Friends, Neighbors, & All the Spaces in Between

Say what you will about Mr. Rogers* (yeah, I giggled plenty at those ghastly cardigans and nerdy lace-up shoes of his, too), but the man knew something about being neighborly. To him, it had nothing to do with what you wore (teehee), drove, or did for a living; it meant being friendly and nice to the people next door or down the street... waving and stopping to chat, making the effort to learn pets’ and people’s names, even having a cup of sugar at the ready to lend during baking emergencies. 

Things have changed a lot since Mr. Rogers first went on TV showing good little boys and girls around his perfect neighborhood, though. We pick up stakes and move (often, before we’ve even met those who live on either side of us); we keep odd hours (not exactly conducive to friendly coffee klatches); and, while technology has given us the ability to interact with people all around the globe... it has also pretty much done away with the desire for all but the most strictly-necessary contact with our physical neighbors. 

Still, the smaller the area, the more traditionally-neighborly folks tend to be... and, in her first work since completing the mammoth Harry Potter series, author J.K. Rowling puts the residents of one such small British town under a microscope, with her eagerly-awaited tale, The Casual Vacancy.

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The residents of tiny Pagford are much like people in any little community. Some of them--namely, those who claim the honor of holding one of sixteen coveted spots on the Pagford Parish Council (and thus feel more than the usual amount of pride at the smooth runnings of their quaint, peaceful community)--are pleased as punch with the status quo. Others--those not born-and-bred in Pagford, or who don’t enjoy the benefits conferred by any particular status or rank, who instead pine for the bright lights of the big city (any city, really)--are rather less than sanguine with their surroundings, picturesque as they may be.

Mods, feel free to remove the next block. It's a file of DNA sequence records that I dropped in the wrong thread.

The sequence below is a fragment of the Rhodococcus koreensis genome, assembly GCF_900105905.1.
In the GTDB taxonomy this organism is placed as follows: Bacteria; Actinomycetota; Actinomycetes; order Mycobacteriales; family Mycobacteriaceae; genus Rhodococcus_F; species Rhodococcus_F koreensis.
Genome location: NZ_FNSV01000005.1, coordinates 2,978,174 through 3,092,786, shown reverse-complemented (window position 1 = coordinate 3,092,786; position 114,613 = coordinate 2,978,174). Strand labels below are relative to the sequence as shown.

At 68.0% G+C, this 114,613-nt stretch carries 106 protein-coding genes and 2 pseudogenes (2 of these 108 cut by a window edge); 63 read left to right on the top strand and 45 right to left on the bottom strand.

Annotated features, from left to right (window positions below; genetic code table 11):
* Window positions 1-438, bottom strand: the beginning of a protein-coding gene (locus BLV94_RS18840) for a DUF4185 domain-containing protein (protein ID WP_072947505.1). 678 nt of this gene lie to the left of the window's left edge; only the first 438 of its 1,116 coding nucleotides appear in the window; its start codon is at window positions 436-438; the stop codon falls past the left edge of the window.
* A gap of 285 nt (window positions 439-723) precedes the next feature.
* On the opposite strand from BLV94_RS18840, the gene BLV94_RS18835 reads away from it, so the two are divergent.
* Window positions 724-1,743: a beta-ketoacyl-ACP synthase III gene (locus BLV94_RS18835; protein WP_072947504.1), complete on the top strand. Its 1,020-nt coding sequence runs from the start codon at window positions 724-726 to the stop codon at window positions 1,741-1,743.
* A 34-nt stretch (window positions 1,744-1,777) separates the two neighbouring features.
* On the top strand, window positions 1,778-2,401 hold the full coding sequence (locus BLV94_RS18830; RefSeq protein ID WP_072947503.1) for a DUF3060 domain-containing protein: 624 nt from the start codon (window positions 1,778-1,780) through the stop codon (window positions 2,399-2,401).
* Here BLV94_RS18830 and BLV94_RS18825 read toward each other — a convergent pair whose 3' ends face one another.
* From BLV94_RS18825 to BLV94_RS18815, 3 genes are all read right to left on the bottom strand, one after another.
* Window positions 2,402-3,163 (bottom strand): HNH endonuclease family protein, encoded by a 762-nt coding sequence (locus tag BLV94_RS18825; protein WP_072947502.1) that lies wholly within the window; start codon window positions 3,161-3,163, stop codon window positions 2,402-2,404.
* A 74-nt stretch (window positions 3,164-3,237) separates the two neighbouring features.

When youthful council member Barry Fairbrother drops dead suddenly, the whole town is shocked--not just because he was a generally well-liked, nice man who had a kind word for everyone, and a popular teacher with boundless energy and an upbeat attitude, but because his demise leaves an unexpected hole on the council. 

So, while much of the town mourns the loss--from his wife Mary (who can’t begin to understand losing her husband on their wedding anniversary) and their four children, to fellow council member (and close friend) Dr. Parminder Jawanda, to his old university chum-cum-lawyer Gavin Hughes, to all the members of the after-school girls‘ rowing team he had coached to numerous victories--another segment finds itself contemplating how his demise might affect each of their political futures.